Are we one step closer to a smartphone app that can count the bugs in our bowl of yogurt?
Mexican scientists have built a nifty new microbiosensor that detects probiotics in food, reports foodprocessing.com.au. With traditional methods, scientists must let a sample incubate for 24 hours before they can monitor any probiotic cell growth.
This device can do it in half an hour.
“We have built the microbiosensor as a pilot to evaluate its potential in biosensing bacteria; the device is based on the resonance advantage of a lever or beam (holder chip) of micron size, to evaluate small changes in mass of the order of nanograms (which is the approximate weight of a bacterium),” Jorge Perez Chanona, researcher at the National School of Biological Sciences at the National Polytechnic Institute, told foodprocessing.com.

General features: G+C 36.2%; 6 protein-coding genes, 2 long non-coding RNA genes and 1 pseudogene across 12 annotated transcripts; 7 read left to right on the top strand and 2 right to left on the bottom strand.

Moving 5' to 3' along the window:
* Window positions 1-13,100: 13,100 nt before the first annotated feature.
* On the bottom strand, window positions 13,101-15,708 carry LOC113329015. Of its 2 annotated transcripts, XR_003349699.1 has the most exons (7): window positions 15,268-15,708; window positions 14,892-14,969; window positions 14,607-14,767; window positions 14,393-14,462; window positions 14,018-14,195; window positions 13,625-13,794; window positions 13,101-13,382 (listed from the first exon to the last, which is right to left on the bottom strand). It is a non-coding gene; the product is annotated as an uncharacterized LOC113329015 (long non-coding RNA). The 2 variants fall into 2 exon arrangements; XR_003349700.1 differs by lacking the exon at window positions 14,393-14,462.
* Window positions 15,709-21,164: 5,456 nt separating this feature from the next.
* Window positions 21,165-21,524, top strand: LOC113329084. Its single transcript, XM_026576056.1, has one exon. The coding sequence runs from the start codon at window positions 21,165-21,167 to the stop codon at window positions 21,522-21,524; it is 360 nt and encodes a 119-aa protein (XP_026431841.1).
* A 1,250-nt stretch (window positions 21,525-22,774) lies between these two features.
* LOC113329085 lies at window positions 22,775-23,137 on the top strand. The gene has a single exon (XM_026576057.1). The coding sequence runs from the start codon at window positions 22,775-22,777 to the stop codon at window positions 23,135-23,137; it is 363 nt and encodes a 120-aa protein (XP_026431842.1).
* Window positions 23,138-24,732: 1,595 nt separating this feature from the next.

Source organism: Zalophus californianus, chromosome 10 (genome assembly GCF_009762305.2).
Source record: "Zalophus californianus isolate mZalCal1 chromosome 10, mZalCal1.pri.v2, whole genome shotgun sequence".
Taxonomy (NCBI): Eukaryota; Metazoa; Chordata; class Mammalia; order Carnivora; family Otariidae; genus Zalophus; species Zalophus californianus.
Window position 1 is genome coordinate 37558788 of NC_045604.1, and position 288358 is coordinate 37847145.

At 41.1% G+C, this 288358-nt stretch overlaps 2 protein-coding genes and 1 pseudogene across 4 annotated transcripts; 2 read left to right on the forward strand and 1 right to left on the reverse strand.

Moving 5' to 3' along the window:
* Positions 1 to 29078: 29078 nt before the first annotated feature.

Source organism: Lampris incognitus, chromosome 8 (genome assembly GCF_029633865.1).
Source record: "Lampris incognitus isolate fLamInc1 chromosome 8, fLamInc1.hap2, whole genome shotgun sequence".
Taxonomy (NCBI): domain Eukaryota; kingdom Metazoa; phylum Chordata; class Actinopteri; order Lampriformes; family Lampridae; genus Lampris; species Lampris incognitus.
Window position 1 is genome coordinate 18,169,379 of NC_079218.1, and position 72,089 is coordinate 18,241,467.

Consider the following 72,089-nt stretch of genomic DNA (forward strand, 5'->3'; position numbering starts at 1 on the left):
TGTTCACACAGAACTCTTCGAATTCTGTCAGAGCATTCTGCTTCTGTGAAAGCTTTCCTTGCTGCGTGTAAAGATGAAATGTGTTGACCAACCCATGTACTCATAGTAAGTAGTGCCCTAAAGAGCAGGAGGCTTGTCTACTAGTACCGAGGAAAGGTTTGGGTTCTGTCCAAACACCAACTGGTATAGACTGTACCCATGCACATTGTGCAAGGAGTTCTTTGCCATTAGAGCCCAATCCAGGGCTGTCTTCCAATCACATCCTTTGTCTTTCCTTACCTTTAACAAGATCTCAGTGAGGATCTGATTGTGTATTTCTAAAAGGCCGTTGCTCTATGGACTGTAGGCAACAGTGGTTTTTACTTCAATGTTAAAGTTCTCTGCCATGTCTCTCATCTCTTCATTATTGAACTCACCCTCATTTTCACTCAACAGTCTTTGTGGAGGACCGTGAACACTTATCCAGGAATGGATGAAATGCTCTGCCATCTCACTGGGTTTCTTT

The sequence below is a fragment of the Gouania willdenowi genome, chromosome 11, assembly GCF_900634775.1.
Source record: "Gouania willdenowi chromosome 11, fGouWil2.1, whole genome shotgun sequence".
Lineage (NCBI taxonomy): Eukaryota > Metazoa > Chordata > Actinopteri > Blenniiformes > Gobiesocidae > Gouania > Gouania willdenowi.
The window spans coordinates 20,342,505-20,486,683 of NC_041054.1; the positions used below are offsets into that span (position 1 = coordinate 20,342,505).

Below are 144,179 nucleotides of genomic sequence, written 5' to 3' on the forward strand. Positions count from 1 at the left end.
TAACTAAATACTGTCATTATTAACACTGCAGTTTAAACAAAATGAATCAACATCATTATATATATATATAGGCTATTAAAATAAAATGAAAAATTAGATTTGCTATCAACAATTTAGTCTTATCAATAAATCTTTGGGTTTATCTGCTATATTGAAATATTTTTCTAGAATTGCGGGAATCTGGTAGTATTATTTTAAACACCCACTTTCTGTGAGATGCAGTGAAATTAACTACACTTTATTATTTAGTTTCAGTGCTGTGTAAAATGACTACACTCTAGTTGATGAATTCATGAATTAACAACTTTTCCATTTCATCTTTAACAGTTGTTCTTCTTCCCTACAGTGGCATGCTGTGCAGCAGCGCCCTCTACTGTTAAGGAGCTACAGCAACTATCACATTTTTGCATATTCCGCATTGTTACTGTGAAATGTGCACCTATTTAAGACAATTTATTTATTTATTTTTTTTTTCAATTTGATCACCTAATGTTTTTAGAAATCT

The researchers used the sensor to measure the growth of L. plantarum 299vm, a probiotic used in the development of fermented dairy products.
The global market for products teeming with helpful bugs is growing like a ripe petri dish of microbes. Sales of ingredients, supps and food featuring probiotics are expected to grow to $36.7 billion by 2018, with a five-year compound annual growth rate of 6.2 percent according to BCC Research. No doubt, a tool to measure them quickly will come in handy.